The Vitor Belfort TRT Mystery Deepens, and Nobody Knows Why

Jeremy Botter@jeremybotterMMA Senior WriterApril 28, 2014

FILE - In this Jan. 20, 2013, file photo, Vitor Belfort, from Brazil, celebrates after defeating Michael Bisping, of Britian, during their middleweight mixed martial arts bout in Sao Paulo, Brazil. Belfort dropped out of his upcoming UFC middleweight title shot on Thursday, Feb. 27, 2014, a few hours after the Nevada Athletic Commission banned testosterone replacement therapy. Belfort was scheduled to fight 185-pound champion Chris Weidman at UFC 173 on May 24. His title shot was given to Lyoto Machida by UFC President Dana White. (AP Photo/Andre Penner, File)
Andre Penner

Here’s a question for you: Does anybody know what is happening with Vitor Belfort?

It has been two months since the Nevada Athletic Commission voted to ban exemptions for testosterone replacement therapy. A day later, Belfort pulled out of his planned UFC 173 title fight against Chris Weidman. According to a report by Matt Erickson on, Belfort released a statement saying that he didn’t have time to acclimate his body to a world without TRT:

The Nevada State Athletic Commission recently altered its policy and no longer will permit testosterone use exemptions, and will not permit a TRT program. As other jurisdictions may follow suit, I am going to drop my TRT program and compete in MMA without it. Given the time constraints involved between now and my proposed next bout in May, I have determined not to apply for a license to fight in Nevada at this time.

Since that day, Belfort has been mostly quiet. He was replaced in the fight by Lyoto Machida. The fight was then moved to UFC 175 in July after Weidman suffered an injury. UFC President Dana White curiously blamed the media for Belfort’s withdrawal from the fight during a media session prior to UFC 171, as reported by Trent Reinsmith for Bloody Elbow:

At the end of the day the media got what they wanted. The media got what they wanted. He's banned. He's not fighting Chris Weidman, and the media got what they wanted. They wanted no Chris Weidman fight with Vitor.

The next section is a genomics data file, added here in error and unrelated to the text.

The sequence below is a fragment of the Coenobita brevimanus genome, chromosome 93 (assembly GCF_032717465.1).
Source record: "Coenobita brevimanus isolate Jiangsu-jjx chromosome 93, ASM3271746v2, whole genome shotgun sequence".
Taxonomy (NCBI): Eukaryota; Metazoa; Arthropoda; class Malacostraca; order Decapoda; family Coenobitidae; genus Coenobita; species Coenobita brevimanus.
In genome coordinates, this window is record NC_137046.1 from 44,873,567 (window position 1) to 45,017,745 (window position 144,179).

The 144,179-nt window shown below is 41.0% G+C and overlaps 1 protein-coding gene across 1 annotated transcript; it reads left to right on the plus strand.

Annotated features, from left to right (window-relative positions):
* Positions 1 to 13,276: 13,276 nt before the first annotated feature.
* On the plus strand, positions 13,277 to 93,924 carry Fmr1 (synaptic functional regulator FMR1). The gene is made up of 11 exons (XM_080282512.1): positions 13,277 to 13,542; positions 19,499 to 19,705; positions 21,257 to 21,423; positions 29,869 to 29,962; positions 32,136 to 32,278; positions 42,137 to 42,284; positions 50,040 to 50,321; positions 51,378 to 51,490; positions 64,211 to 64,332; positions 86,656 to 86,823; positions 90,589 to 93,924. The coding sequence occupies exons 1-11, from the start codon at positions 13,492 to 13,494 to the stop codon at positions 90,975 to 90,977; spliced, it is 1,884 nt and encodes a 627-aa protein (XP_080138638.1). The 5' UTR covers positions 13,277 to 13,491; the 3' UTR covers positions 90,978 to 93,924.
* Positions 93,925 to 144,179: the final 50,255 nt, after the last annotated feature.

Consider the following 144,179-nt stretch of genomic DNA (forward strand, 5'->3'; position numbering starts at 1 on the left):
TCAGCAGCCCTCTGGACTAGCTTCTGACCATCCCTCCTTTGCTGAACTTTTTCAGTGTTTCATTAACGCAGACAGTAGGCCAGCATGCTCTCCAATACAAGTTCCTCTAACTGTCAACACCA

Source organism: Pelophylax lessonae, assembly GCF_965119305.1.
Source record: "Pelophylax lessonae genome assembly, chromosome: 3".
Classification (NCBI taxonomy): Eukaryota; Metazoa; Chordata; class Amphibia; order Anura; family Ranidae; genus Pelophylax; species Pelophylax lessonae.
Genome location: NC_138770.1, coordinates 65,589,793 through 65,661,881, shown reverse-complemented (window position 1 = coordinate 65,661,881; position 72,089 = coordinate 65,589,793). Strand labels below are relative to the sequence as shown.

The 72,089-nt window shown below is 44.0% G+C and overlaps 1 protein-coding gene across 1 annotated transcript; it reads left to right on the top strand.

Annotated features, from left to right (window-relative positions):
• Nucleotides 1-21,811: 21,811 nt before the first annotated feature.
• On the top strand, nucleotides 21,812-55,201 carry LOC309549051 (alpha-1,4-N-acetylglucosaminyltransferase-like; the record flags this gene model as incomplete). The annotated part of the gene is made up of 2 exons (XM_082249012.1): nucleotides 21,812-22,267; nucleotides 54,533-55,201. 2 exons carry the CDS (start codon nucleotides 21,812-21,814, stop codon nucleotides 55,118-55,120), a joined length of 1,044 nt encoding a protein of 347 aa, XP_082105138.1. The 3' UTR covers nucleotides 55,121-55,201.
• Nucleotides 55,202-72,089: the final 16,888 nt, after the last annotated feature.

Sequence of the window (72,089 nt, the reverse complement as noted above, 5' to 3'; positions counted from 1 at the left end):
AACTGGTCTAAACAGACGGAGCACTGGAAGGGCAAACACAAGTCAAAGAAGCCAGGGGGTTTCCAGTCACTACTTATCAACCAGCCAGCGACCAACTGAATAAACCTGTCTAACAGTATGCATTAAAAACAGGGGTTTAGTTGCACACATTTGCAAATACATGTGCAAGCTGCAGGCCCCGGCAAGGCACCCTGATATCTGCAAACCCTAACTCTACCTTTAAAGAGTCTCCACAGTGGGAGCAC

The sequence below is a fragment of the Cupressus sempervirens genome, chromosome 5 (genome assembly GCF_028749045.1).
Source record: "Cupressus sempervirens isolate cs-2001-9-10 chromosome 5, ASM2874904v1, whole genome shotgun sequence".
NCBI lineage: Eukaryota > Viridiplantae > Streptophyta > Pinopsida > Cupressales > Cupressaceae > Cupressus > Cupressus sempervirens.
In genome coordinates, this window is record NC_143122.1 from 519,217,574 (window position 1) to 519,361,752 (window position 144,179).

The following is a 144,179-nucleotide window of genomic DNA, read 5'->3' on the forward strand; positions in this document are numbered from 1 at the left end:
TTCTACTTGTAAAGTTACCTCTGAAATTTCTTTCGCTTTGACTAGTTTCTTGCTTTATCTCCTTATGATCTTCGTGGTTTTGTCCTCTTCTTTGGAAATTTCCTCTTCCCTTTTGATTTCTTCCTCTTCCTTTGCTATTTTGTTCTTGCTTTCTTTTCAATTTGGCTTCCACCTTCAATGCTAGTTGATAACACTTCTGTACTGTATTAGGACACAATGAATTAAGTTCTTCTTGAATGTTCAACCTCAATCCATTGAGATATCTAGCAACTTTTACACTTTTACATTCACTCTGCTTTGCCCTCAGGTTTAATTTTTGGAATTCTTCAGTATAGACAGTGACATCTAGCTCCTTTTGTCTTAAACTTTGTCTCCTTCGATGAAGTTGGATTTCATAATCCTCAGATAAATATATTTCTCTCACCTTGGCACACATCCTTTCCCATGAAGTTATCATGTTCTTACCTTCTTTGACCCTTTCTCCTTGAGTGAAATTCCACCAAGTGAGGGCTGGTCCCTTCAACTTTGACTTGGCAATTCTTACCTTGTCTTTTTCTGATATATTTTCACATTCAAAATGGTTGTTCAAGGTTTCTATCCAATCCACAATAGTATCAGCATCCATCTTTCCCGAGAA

This is silly, of course. Yes, TRT was a hot-button topic with the media. But White himself railed against TRT and said he was happy with the NAC’s decision to ban it. His finger-pointing at the media is complete nonsense. The media did not force the NAC to make their decision. It was made because TRT is essentially legalized cheating. It was a controversy that continued to grow, and it wasn’t going away.

Belfort remained silent on the subject until this week, when he spoke to Belfort claimed that, with the fight being moved to July, he should be given the opportunity he gave up when it was originally scheduled for May:

I did all the tests that Nevada requires. I did it on my own, and I passed them all. There is nothing in my system anymore. God has blessed me. I'm ready now, and I'm waiting. Since they canceled (Weidman vs. Machida) in May, there is nothing else to do. Give me what is mine.

This is a curious thing. Belfort was randomly tested when he came to Las Vegas in February for the World Mixed Martial Arts awards show. He did not have a license to fight in Nevada, but the state will test fighters who have upcoming bouts scheduled in the state. Belfort was supposed to fight Weidman, and so he was tested.

It is likely we will never know the results of that test. Because he didn’t have a current license, the commission couldn’t make the results public without Belfort’s permission. Belfort elected not to make the results public, and that created even more controversy. If the results proved that he stayed within the limits of TRT usage, why not give them to the public? It would clear his name to an extent. It would quiet the critics.

Instead, Belfort’s lawyer called the results “not relevant.” The questions continued.

When asked during a UFC 172 post-fight scrum about Belfort’s request to be placed back in the title fight, White essentially laughed him off:

He's gotta solve his problems with the Nevada State Athletic Commission and when he does that, we'll figure it out. He's got a lot of work to do. That [expletive] just doesn't happen like that. You've got to get on the agenda. He's got a lot of work to do. He's fooling himself if that's what he really thinks, he took a couple of home tests and he's ready to roll. Or whatever he did.

White is right. Belfort said he passed all of the tests Nevada requires, but then said he did them on his own. That’s not enough. He still doesn’t have a license to fight in the state, and he’ll have to go before the commission in order to obtain one.

It’s a mystery. Belfort says he’s clean and good to go. White says Belfort has “problems” with the commission that have to be cleared up before he can fight again. We have two very different stories, and nobody is able to tell us what is true and what is not.

Jun 15, 2013; Winnipeg, MB, Canada; Dan Henderson prepares to fight Rashad Evans (not pictured) during their Light Heavyweight bout at UFC 161 at MTS Centre. Mandatory Credit: Tom Szczerbowski-USA TODAY Sports

Dan Henderson was also a TRT user. He received the final exemption for UFC fighters for his March bout against Mauricio Rua. One would think Henderson might need the same kind of time as Belfort to adapt his body to life without testosterone. And yet, he is scheduled to face Daniel Cormier next month at UFC 173 in Nevada, the same event Belfort was scheduled for.

Henderson had less than two months to wean himself off TRT; Belfort had three. Why was Henderson able to get off TRT and compete with a short turnaround, while Belfort couldn’t do it with more time? Henderson is 43; Belfort is 37. 

We have many questions, but no answers. We may never be privy to the truth, and that's unfortunate.